unnecessary services, since the amounts paid still depend heavily on the
number of therapy and other services patients receive. Furthermore, HCFA
has not planned sufficient oversight to prevent fraud and abuse. For SNFs,
a facility’s own assessment of its patients will determine whether a patient
is eligible for Medicare coverage and how much will be paid. When Texas
implemented a similar payment method for Medicaid, its on-site reviewers
found that nursing homes’ assessments were often inflated. Despite Texas’
experience, HCFA does not currently have plans to monitor facilities’
assessments to ensure they are appropriate and accurate. Nor has it
ensured that the Medicare contractors—who pay the facilities’
claims—will have timely information on patients to determine whether the
rate to be paid is appropriate.

The last major BBA implementation challenge we want to highlight is the
Children’s Health Insurance Program—the largest health care investment
in children since Medicaid was created in 1965. Although states are given
broad flexibility in tailoring programs to meet their own circumstances,
HCFA is responsible for approving each state’s plan, providing technical
assistance to the states, and ensuring that programs meet statutory
requirements designed to guarantee meaningful health coverage. HCFA has
initiated (1) a comprehensive effort with the states, private companies,
advocacy organizations, the Health Resources and Services
Administration, and others to promote this initiative and (2) an outreach
effort to find those children who are eligible for health insurance under
the Children’s Health Insurance Program or Medicaid but are not enrolled.
Since passage of the act, HCFA has approved 46 state plans, after providing
extensive guidance and interim instructions to states. We are currently

5
 The prior payment method reimbursed providers on the basis of their costs, with capital costs and
ancillary services virtually unlimited. Because providing more services generally triggered higher
payments, facilities had no incentive to provide only necessary services or to improve efficiency.
Prospective payment is intended to slow spending growth by paying providers fixed, predetermined
amounts that vary according to patient need, regardless of providers’ actual costs.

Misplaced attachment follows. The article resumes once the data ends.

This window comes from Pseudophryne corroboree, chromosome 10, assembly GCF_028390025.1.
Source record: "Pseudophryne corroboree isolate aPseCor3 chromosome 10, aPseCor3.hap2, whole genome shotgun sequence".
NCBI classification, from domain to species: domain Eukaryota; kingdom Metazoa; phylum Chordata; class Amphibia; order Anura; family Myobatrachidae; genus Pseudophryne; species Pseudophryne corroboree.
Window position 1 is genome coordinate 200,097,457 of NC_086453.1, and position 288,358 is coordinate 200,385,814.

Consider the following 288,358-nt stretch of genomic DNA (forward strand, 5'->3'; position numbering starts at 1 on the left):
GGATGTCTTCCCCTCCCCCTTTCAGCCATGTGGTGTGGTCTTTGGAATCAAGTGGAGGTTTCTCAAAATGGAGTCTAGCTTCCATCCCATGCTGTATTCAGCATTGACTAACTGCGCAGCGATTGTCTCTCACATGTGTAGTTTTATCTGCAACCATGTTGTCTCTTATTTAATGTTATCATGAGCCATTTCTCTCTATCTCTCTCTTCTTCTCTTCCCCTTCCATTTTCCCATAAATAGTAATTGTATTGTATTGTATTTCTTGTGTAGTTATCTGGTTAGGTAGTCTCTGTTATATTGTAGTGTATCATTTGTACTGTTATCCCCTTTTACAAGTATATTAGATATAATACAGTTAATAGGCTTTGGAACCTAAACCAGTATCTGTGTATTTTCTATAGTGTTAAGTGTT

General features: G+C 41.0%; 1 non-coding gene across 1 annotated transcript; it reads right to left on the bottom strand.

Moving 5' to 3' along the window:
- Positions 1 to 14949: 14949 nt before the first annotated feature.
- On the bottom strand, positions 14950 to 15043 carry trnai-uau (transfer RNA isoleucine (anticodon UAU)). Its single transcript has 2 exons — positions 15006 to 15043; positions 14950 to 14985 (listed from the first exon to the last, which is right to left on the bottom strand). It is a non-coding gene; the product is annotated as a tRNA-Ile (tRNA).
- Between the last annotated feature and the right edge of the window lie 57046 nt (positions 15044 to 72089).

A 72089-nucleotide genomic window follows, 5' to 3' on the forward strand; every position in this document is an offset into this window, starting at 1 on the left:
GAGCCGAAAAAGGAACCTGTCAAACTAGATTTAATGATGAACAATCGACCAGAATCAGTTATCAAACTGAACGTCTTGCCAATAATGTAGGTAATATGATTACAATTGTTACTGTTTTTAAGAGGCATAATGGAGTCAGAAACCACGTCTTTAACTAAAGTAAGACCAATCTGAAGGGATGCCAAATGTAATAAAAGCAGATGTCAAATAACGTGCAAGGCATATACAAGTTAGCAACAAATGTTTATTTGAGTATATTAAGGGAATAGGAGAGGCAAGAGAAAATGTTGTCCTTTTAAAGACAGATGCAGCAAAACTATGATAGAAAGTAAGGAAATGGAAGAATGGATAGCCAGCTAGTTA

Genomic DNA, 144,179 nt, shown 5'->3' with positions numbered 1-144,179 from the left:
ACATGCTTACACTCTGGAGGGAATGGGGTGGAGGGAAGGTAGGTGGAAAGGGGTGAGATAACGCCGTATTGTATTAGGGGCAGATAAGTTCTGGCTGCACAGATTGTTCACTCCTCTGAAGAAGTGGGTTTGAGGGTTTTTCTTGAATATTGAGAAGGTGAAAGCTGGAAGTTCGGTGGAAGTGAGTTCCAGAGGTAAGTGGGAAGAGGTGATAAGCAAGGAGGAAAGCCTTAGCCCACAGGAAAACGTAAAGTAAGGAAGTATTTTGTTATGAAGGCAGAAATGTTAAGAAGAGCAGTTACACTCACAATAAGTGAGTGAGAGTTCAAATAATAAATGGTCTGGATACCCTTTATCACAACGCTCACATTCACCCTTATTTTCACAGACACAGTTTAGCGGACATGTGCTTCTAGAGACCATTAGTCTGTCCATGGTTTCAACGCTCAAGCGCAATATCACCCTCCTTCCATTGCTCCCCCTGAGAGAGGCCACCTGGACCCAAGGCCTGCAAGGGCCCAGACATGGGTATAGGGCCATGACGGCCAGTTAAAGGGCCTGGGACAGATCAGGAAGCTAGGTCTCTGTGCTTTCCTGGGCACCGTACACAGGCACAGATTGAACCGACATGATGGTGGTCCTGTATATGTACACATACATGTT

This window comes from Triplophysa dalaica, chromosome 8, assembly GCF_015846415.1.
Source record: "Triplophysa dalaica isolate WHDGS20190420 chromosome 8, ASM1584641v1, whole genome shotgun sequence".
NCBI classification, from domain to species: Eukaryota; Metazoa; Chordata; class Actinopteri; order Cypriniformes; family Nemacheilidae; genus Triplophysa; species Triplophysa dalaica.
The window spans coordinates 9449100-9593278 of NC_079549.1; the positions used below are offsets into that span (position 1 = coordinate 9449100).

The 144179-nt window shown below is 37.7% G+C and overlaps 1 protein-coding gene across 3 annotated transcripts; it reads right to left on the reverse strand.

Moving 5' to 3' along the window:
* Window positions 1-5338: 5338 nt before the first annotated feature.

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                           studying HCFA’s and the states’ efforts to implement the Children’s Health
                           Insurance Program and will report on the results later this year.


HCFA’s Handling of         Over the last several years, HCFA has been lax in managing critical ongoing
Ongoing Responsibilities   program responsibilities, such as financial management—particularly by
for Financial Management   Medicare claims administration contractors—and oversight of nursing
                           home compliance. For example, our work on high-risk programs such as
and Routine Oversight      Medicare highlighted the need for major federal financial management
Raises Serious Concerns    reforms, which the Congress initially enacted in the 1990 Chief Financial
                           Officers Act and later expanded in the 1994 Government Management
                           Reform Act. Under this legislation, the 24 major departments and agencies
                           such as HCFA must now produce annual financial statements subject to
                           independent audit, beginning with those for fiscal year 1996.

                           Since 1996, in conjunction with its audit of HCFA’s financial statements, the
                           HHS Office of Inspector General (OIG) has estimated the error rate for
                           improper payments made by Medicare claims administration contractors.
                           For fiscal year 1998, the OIG estimated that about 7 percent of Medicare
                           fee-for-service payments for claims—$12.6 billion—did not comply with
                           Medicare laws and regulations. This represents an improvement over fiscal
                           year 1997, when the OIG estimated that Medicare contractors made
                           $20.3 billion in improper payments—about 11 percent of all claims.
                           However, the difference from 1997 to 1998 was almost entirely attributable
                           to better documentation provided to the auditors, rather than to a
                           substantive reduction in improper payments in categories such as “lack of
                           medical necessity,” “incorrect coding,” and “noncovered services.”